Monday, August 26, 2013

Book Review: The Longest Way Home: One Man's Quest for the Courage to Settle Down

For a few months I had a craving to re-read and re-watch The Joy Luck Club. In theory, this should have been an easy craving to indulge. I have the book and I have the film, or at least I thought so. A hunt ensued to find the book, which I finally did at the bottom of a closet, in a box labeled "School Files." The film, however, no such luck. I managed to borrow the movie from the library and viola! Craving indulged.

So what triggered the craving? Andrew McCarthy.

I was not aware until last Fall McCarthy is a travel writer, and quite a successful one. My awareness came from a brief article somewhere discussing his book The Longest Way Home: One Man's Quest for the Courage to Settle Down. I thought, "he's a writer now?" Then I thought, "I have to read this book." (I suspect my first reaction was similar to thousands of others who grew up in the 1980s.)

And what a great read.

The basic selling premise of the book is McCarthy leaves his everyday life in order to find himself and come home again. His quest is to become the man who he believes he needs to be in order to marry his long-time love "D" and settle down with his daughter and son. As he stated in an interview with LA Times, "I have to have me so we can have us." All of this questing takes place under the umbrella of his travel writing engagements, which is the real narrative here.

You know from the start of the book the marriage takes place. Oops - spoiler alert! So there is no question of whether or not he feels he fulfills his quest or at least enough of it to get married. Why read the book then, right? Well, to me the book is more about the geographical travels then the personal journey threaded through them.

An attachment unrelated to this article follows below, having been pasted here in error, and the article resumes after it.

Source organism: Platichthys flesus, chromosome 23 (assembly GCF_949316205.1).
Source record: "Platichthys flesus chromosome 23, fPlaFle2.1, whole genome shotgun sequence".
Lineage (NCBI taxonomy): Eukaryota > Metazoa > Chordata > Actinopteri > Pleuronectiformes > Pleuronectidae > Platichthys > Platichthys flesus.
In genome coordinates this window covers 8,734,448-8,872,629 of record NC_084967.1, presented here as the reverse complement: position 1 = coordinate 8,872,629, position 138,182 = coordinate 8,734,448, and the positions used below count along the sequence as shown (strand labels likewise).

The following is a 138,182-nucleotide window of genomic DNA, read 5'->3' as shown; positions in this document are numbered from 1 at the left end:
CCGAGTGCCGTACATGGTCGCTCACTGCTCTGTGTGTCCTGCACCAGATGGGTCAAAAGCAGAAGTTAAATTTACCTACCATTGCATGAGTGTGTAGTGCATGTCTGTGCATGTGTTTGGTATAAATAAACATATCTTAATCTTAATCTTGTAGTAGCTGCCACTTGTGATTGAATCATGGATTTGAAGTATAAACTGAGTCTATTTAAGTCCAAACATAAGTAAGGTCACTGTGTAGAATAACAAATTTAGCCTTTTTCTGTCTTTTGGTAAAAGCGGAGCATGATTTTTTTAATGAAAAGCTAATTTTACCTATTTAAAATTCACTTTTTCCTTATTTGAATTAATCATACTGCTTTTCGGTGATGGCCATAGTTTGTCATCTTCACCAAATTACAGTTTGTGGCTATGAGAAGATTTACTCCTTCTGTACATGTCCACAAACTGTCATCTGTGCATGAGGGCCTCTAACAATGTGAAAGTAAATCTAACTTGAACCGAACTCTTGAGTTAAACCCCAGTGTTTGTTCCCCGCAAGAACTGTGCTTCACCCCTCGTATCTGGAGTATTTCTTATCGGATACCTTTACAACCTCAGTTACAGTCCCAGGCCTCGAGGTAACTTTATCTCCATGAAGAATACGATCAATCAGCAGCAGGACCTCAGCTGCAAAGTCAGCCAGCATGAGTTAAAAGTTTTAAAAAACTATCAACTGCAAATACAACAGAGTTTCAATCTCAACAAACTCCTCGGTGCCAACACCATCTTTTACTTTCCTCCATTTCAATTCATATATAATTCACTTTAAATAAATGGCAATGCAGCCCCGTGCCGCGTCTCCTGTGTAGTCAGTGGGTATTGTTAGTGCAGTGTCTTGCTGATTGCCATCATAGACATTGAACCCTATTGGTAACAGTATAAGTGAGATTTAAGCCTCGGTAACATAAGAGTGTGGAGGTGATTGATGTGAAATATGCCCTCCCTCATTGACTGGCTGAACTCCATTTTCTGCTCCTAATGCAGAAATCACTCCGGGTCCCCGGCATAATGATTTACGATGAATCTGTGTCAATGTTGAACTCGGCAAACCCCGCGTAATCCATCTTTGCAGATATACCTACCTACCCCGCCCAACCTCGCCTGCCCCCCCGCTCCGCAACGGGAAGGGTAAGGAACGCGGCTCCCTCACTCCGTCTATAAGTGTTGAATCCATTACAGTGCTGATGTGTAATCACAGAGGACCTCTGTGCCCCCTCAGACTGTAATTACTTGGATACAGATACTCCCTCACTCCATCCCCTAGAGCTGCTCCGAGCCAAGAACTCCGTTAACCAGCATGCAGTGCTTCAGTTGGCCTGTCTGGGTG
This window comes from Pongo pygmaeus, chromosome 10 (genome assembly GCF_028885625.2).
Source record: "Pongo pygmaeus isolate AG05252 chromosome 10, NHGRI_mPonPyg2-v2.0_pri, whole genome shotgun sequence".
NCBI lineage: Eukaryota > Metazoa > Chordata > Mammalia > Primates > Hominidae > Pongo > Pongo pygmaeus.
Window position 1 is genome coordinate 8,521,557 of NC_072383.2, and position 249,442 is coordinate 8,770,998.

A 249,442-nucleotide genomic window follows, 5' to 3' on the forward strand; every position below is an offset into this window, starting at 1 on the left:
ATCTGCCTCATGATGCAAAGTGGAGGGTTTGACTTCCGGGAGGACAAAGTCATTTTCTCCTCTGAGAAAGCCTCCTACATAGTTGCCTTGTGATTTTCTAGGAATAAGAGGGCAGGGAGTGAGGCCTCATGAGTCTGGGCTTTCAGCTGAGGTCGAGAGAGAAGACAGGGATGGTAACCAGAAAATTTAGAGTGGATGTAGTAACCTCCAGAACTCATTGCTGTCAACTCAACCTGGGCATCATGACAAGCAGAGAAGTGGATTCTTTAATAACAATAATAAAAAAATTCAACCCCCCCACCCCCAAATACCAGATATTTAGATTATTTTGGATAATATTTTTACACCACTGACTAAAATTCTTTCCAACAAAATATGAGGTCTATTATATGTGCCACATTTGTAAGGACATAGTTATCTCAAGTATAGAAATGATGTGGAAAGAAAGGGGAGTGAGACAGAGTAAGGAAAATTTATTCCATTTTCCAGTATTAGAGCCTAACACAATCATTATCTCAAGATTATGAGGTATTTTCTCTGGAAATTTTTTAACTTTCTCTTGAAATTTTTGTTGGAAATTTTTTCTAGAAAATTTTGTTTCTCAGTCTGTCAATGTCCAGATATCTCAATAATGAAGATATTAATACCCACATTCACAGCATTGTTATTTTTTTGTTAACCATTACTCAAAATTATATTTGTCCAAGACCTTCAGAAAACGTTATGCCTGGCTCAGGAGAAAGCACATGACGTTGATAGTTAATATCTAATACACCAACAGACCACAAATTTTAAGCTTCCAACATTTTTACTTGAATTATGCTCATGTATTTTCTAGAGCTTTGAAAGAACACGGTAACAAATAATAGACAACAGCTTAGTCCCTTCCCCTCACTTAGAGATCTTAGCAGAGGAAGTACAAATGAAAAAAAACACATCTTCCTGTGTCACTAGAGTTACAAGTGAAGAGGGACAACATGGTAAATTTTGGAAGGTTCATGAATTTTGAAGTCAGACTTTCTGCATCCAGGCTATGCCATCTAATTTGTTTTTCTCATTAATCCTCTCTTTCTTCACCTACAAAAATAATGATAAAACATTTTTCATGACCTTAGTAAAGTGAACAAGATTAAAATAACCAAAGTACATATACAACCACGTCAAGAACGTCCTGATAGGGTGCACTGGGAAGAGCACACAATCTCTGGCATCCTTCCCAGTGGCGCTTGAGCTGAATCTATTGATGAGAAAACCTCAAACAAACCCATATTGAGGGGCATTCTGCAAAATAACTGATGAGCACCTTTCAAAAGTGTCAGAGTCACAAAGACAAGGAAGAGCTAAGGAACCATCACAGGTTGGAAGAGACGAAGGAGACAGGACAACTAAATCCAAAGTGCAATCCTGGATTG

McCarthy has used his travel experiences as an engaging backdrop and as a character actor in his story. He walks the route of Santiago de Compostela in Spain, hikes across a glacier in Patagonia, travels the Amazon via boat, explores Baltimore with a close friend, and climbs Kilimanjaro. Because I want to go to each locale his travel experiences popped off the page. Well, except maybe the Amazon as I don't do well with bugs but that's not the point.

At the same time I enjoyed the travel visuals, I empathized with his struggles with being around people all the time on his adventures and wanting desperately to be away from said people. It is a contradiction, to be sure, when traveling if you want to experience a new locale. You must explore where you are but at the same time long for the comfort of solitude will doing it. Not an easy feat for an introvert.

Overall, Longest Way Home is a balanced combination of a memoir and a travel book. It is neither one nor the other, but a palatable combination which made me wish other authors had figured out the formula first before attempting their own memoirs. The book is self-indulgent as a memoir, the author wanting to make it relevant for himself and not just the readers. And this is okay. Many authors fail at understanding, however, without another story-telling 'catch' many readers fall away by the middle of a memoir and lope through to the finish if self-indulgence is all there is (*cough* Rob Lowe *cough*). That is not the case here.

Point of note: There is a randomness to the sequencing of the travels, the lineage  best understood by the author then the reader. This may be distracting or off-putting to some readers. But if you focus on the locales it all comes together tidily.